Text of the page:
I refuse to choose a permanent solution to a temporary problem, because what would be the point of that? That is one “solution” that has not even crossed my mind as being viable during this turbulent time for me because there is an answer. There is always an answer, and it is unfortunate that a great man like Robin Williams could not see that. That answer might hurt, it might be gut-wrenching…it might even cause you to feel at times that your life isn’t worth it. That your life isn’t worth all the trouble…but that DOESN’T MEAN that your life isn’t actually worth it. Because it is. And if you can reach just one person with your story, if you can impact just one person’s life in a positive way, then your life is/was worth it. Robin Williams’ life was worth it. He touched millions with his laughter, his humor, and his genuineness as a person. But it can’t just be about touching others and neglecting yourself in the process. You cannot make others happy as a means of avoiding your own issues. And that is where Mr. Williams went wrong. And that is where I have unknowingly gone wrong for so many years. I have continually given to others until there was no more left to give to myself. But I have not given others the gift of knowing who I really am. I have felt neglected, ignored, and insignificant, but blamed everyone except for myself. I am only now realizing that I was neglecting & ignoring myself while expecting others to not do the same to me. I have been holding others to a different standard than I have held myself, and that just isn’t fair. I laughed to keep from crying, and then blamed others from not knowing about my desire to cry. But if those of us that subscribe to the “humor to relate” school of thought can learn to drop the mask – to let go of the fear of doing so – and to simply be authentic & real, we’ll be a lot better off for it.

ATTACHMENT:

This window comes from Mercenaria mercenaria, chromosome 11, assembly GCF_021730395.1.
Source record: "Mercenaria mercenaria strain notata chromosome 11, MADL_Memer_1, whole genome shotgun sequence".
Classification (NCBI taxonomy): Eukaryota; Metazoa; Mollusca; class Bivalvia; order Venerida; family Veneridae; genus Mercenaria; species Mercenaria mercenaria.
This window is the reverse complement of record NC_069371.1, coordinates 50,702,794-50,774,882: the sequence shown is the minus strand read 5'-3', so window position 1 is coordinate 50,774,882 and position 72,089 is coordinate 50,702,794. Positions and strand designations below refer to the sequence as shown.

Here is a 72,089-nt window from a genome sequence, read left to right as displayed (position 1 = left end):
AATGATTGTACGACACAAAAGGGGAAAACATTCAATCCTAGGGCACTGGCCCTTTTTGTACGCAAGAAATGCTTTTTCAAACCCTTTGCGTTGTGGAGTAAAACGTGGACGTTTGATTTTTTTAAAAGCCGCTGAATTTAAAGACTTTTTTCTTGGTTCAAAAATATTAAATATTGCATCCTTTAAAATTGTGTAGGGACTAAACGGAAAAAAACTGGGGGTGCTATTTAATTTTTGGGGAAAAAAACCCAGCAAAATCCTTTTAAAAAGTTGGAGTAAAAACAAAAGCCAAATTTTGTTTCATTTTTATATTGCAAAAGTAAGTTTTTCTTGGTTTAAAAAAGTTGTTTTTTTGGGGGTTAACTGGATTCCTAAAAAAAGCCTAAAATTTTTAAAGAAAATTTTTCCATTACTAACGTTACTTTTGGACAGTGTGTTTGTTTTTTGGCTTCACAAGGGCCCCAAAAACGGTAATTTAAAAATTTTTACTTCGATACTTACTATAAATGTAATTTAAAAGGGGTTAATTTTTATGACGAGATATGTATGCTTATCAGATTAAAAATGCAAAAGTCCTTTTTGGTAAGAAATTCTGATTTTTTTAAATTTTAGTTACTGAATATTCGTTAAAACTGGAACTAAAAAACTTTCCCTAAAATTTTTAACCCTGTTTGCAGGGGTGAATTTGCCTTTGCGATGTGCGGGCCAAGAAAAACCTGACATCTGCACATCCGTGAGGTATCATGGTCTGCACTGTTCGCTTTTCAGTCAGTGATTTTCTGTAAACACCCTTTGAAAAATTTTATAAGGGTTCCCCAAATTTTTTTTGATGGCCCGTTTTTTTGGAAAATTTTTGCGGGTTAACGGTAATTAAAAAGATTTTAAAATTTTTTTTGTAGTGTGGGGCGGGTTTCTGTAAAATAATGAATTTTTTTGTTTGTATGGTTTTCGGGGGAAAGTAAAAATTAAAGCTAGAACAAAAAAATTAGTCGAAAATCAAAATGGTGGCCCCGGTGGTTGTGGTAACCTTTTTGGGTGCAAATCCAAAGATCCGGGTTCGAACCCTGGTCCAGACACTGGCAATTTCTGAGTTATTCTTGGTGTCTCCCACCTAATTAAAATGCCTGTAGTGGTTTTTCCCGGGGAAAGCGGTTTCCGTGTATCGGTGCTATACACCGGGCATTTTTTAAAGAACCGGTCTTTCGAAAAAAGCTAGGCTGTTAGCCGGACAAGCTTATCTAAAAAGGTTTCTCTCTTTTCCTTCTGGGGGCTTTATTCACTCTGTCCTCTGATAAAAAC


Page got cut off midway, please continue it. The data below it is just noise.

To be or not to be? I’ll choose “being” every time.”

Talk Soon,
Liberty ❤

Dirty, Gritty Bushwick

In Defense Of New York

Ten days after my arrival back in Pittsburgh from the bubble that is New York, I’ve had time to reflect on my ‘almost 1 week’ stay in the City That Never Sleeps. And here are my takeaways:

1) New York really doesn’t sleep. Packed bars in Manhattan at 2:30am on a Thursday? Completely normal. Street food at 3am? Go right ahead. Sightseeing/taking pictures in the dead of night? I looked so normal. In Pittsburgh, I would probably be stopped by the cops & asked if I am soliciting at those hours of the night.